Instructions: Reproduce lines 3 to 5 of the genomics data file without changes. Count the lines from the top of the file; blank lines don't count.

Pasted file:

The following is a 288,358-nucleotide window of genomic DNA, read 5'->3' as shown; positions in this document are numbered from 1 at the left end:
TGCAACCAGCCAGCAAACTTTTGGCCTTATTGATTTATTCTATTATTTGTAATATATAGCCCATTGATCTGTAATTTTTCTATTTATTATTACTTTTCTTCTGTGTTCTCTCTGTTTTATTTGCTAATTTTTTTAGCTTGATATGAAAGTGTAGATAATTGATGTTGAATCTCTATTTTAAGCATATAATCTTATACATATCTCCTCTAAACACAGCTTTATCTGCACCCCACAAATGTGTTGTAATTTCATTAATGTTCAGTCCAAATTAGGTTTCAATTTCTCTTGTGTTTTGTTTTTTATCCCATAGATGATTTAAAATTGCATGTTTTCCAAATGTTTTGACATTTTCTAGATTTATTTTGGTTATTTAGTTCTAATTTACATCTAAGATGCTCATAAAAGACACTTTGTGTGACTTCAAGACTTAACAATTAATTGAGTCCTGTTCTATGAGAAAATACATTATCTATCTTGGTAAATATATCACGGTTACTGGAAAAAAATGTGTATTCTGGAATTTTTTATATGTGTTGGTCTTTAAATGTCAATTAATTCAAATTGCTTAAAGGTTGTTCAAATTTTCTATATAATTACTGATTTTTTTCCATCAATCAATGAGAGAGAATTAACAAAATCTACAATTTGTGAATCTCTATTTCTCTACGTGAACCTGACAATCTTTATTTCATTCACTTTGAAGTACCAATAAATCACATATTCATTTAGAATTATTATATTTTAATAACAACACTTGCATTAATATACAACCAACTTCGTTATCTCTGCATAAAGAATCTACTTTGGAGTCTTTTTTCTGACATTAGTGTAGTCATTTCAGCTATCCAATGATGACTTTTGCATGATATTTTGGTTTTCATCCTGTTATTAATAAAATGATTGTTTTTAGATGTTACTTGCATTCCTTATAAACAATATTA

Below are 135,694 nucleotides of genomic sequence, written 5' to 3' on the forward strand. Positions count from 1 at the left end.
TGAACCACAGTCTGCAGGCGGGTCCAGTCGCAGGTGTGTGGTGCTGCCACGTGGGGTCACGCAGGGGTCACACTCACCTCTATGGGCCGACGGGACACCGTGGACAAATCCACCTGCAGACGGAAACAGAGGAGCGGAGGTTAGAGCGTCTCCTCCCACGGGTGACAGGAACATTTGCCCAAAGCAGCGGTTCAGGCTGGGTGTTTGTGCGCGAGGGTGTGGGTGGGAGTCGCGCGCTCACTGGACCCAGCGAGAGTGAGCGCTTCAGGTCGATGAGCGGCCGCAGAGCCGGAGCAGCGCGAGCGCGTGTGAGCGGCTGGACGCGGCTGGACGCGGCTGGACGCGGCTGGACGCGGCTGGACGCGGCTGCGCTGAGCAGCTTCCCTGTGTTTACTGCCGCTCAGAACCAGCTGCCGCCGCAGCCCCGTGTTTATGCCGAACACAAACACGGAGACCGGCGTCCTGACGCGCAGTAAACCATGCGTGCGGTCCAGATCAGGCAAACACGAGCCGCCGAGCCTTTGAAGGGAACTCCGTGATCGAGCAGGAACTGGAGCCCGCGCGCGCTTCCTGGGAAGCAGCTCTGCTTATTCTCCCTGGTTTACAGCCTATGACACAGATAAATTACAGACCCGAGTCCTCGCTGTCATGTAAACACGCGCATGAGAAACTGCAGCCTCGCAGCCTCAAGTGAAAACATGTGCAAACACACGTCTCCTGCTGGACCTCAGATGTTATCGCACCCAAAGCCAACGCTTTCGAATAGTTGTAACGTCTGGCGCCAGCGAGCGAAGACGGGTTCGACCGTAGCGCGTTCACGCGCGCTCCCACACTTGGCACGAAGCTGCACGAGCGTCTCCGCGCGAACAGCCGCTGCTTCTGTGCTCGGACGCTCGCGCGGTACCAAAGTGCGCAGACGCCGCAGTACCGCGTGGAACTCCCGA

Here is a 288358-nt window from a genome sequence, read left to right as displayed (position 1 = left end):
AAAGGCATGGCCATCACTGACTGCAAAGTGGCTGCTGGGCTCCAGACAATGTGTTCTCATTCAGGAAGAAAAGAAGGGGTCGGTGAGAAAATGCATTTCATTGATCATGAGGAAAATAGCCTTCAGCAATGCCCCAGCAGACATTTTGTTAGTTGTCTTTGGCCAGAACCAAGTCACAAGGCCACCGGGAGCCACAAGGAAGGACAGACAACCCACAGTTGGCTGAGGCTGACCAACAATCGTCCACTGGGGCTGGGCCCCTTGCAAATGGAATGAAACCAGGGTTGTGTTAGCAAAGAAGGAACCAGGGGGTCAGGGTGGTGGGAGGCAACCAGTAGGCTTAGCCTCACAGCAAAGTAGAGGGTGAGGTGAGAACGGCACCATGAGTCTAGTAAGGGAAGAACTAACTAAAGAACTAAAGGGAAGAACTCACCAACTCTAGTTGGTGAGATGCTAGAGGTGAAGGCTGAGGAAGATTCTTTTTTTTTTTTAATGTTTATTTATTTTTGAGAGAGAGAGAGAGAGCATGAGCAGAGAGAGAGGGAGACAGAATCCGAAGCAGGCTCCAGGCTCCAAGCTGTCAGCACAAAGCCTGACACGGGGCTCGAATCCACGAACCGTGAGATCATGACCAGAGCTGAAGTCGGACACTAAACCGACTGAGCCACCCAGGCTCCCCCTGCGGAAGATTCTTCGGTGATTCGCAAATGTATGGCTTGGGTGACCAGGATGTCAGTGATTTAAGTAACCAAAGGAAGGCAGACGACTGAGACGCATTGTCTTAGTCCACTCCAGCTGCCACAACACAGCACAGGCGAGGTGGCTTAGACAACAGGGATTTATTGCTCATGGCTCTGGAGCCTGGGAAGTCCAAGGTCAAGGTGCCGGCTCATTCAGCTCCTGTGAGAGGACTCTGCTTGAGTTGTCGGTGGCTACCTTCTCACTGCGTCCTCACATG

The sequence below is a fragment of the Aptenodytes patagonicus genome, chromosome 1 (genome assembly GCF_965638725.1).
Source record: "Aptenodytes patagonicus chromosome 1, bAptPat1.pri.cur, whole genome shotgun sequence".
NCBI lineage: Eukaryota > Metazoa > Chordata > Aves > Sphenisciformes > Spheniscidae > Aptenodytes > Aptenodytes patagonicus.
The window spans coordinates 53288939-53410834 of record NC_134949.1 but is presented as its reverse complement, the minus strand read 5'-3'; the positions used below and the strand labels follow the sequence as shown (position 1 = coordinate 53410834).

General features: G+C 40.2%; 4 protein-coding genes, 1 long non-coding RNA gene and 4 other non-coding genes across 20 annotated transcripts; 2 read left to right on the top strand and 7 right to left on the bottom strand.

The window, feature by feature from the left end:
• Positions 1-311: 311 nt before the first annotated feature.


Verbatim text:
Below are 135,694 nucleotides of genomic sequence, written 5' to 3' on the forward strand. Positions count from 1 at the left end.
TGAACCACAGTCTGCAGGCGGGTCCAGTCGCAGGTGTGTGGTGCTGCCACGTGGGGTCACGCAGGGGTCACACTCACCTCTATGGGCCGACGGGACACCGTGGACAAATCCACCTGCAGACGGAAACAGAGGAGCGGAGGTTAGAGCGTCTCCTCCCACGGGTGACAGGAACATTTGCCCAAAGCAGCGGTTCAGGCTGGGTGTTTGTGCGCGAGGGTGTGGGTGGGAGTCGCGCGCTCACTGGACCCAGCGAGAGTGAGCGCTTCAGGTCGATGAGCGGCCGCAGAGCCGGAGCAGCGCGAGCGCGTGTGAGCGGCTGGACGCGGCTGGACGCGGCTGGACGCGGCTGGACGCGGCTGGACGCGGCTGCGCTGAGCAGCTTCCCTGTGTTTACTGCCGCTCAGAACCAGCTGCCGCCGCAGCCCCGTGTTTATGCCGAACACAAACACGGAGACCGGCGTCCTGACGCGCAGTAAACCATGCGTGCGGTCCAGATCAGGCAAACACGAGCCGCCGAGCCTTTGAAGGGAACTCCGTGATCGAGCAGGAACTGGAGCCCGCGCGCGCTTCCTGGGAAGCAGCTCTGCTTATTCTCCCTGGTTTACAGCCTATGACACAGATAAATTACAGACCCGAGTCCTCGCTGTCATGTAAACACGCGCATGAGAAACTGCAGCCTCGCAGCCTCAAGTGAAAACATGTGCAAACACACGTCTCCTGCTGGACCTCAGATGTTATCGCACCCAAAGCCAACGCTTTCGAATAGTTGTAACGTCTGGCGCCAGCGAGCGAAGACGGGTTCGACCGTAGCGCGTTCACGCGCGCTCCCACACTTGGCACGAAGCTGCACGAGCGTCTCCGCGCGAACAGCCGCTGCTTCTGTGCTCGGACGCTCGCGCGGTACCAAAGTGCGCAGACGCCGCAGTACCGCGTGGAACTCCCGA

Here is a 288358-nt window from a genome sequence, read left to right as displayed (position 1 = left end):